Power & Market

Does the Fed Need More Progressives?

The Federal Reserve System will need people to fill the gap left by the retirement of the regional presidents for Dallas and Boston, both stepping down after public disclosure of trading activities. Fed vice chair Richard Clarida is also under scrutiny over several millions of dollars’ worth of trades. The Fed could be hiring, or promoting people, in the not-too-distant future.

If past experience is an indication of future outcomes, then someone who doesn’t ask too many questions, yet has an interest in climate change, could be a good candidate. The name that keeps coming up in news headlines looks to be Fed governor Lael Brainard. CNBC reports:

Federal Reserve Governor Lael Brainard’s increased influence ahead likely means substantial changes and challenges for the nation’s banking system.

Considered a progressive who favors tighter reins on financial institutions, particularly the Wall Street powerhouses …

Progressive. Much like someone calling themselves a liberal, or socialist, a progressive is one of those self-identifiers that can include a long range of beliefs, many or most of them requiring the threat of violence, theft, or coercion.

The article supports the idea of a Federal Reserve looking for such traits. Ed Yardeni from the research firm which bears his name speaks of Brainard as someone who can move up even higher in the ranks at the Fed:

Everybody can see that the Fed has been moving toward a more progressive stance, and it wouldn’t be a big shock to see that she gets more power either as Fed chair or as vice chair for regulation.

Since it’s not enough to set a nation’s monetary policy, the Fed also monitors and directs the entire US banking system. As Yardeni explains:

To the extent that the Fed’s always more focused on monetary policy than regulation, now one of its new mandates from the progressives is to pay more attention to regulating the banks.

All this talk about being progressive, yet no one has explained where these ideas come from nor where they lead. They might sound progressive to voters and the public at large, but very rarely is it explained how this ideology is beneficial.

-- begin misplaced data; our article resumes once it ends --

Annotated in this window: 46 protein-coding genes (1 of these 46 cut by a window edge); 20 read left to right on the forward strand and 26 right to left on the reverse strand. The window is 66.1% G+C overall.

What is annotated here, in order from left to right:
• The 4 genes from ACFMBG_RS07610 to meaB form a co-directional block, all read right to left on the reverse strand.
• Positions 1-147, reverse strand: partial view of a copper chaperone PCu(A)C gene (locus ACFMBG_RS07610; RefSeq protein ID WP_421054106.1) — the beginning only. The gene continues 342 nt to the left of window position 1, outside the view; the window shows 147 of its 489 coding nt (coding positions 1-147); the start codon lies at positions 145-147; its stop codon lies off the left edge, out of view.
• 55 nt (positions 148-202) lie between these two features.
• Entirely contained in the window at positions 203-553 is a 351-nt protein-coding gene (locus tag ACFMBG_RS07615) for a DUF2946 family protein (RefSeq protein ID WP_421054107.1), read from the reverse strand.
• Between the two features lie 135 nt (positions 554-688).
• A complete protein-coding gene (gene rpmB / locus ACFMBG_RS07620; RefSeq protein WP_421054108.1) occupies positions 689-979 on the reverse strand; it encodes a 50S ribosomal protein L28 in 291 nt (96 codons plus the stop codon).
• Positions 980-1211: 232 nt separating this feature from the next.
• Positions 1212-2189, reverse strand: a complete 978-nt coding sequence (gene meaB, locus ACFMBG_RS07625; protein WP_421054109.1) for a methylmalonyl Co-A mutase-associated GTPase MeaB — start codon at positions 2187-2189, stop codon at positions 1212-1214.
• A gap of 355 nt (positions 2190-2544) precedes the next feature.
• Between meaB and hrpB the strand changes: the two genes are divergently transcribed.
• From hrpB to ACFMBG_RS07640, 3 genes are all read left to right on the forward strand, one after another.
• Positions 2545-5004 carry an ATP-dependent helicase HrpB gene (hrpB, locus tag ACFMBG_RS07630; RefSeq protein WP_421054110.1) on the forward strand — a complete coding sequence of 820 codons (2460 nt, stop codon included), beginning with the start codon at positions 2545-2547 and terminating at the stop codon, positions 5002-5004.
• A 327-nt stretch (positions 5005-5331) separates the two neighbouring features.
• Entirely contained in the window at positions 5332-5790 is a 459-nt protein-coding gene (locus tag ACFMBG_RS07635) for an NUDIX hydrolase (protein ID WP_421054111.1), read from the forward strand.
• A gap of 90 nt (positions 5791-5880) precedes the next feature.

Here’s an example of this in action. A few days ago Lael Brainard gave a speech on climate change. She noted that:

Current voluntary climate-related disclosures are an important first step in closing data gaps, but they are prone to inconsistent quality and incompleteness. 

Sounds reasonable. Should a financial institution or any other company voluntarily wish to partake in climate-related disclosures or calculations, there’s certainly nothing wrong with this.

But now, let’s see the progressive in action. Notice the key word as she continues:

Consistent, comparable, and, ultimately, mandatory disclosures are likely to be vital to enable market participants to measure, monitor, and manage climate risks on a consistent basis across firms.

Mandatory. This is the tool of the progressive, the socialist, the liberal, and many of those considered to be on the left or right; the state can impose actions which are mandatory, or forced on whomever it pleases.

The affairs at the Fed have yet to be sorted. But one thing is clear. No matter the name of the ideology, it will limit individual freedom and support the collective, operating under the pretense that it is for the greater good, but in reality is beneficial for only those at the top. From the Fed chair on down, this is the way of the state.

Note: The views expressed on Mises.org are not necessarily those of the Mises Institute.
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